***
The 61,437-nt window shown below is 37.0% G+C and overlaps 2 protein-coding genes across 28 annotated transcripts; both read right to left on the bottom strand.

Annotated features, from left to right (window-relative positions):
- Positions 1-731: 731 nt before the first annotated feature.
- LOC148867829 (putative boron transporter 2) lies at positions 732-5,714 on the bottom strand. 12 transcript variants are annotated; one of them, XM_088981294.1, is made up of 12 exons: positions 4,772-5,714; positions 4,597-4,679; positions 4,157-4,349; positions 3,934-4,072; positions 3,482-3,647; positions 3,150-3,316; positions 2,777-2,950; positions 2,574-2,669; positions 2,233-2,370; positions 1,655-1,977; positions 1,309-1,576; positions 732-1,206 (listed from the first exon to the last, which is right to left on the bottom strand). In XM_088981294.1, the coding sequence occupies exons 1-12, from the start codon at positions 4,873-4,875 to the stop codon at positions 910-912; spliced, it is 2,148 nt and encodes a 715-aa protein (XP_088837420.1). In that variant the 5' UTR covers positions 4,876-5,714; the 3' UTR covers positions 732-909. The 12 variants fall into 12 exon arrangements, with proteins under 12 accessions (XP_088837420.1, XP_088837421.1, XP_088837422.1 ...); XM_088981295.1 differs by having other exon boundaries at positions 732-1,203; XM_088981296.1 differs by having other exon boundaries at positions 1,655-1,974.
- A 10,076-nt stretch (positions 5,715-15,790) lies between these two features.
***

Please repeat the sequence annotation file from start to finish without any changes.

The 61,437-nt window shown below is 37.0% G+C and overlaps 2 protein-coding genes across 28 annotated transcripts; both read right to left on the bottom strand.

Annotated features, from left to right (window-relative positions):
- Positions 1-731: 731 nt before the first annotated feature.
- LOC148867829 (putative boron transporter 2) lies at positions 732-5,714 on the bottom strand. 12 transcript variants are annotated; one of them, XM_088981294.1, is made up of 12 exons: positions 4,772-5,714; positions 4,597-4,679; positions 4,157-4,349; positions 3,934-4,072; positions 3,482-3,647; positions 3,150-3,316; positions 2,777-2,950; positions 2,574-2,669; positions 2,233-2,370; positions 1,655-1,977; positions 1,309-1,576; positions 732-1,206 (listed from the first exon to the last, which is right to left on the bottom strand). In XM_088981294.1, the coding sequence occupies exons 1-12, from the start codon at positions 4,873-4,875 to the stop codon at positions 910-912; spliced, it is 2,148 nt and encodes a 715-aa protein (XP_088837420.1). In that variant the 5' UTR covers positions 4,876-5,714; the 3' UTR covers positions 732-909. The 12 variants fall into 12 exon arrangements, with proteins under 12 accessions (XP_088837420.1, XP_088837421.1, XP_088837422.1 ...); XM_088981295.1 differs by having other exon boundaries at positions 732-1,203; XM_088981296.1 differs by having other exon boundaries at positions 1,655-1,974.
- A 10,076-nt stretch (positions 5,715-15,790) lies between these two features.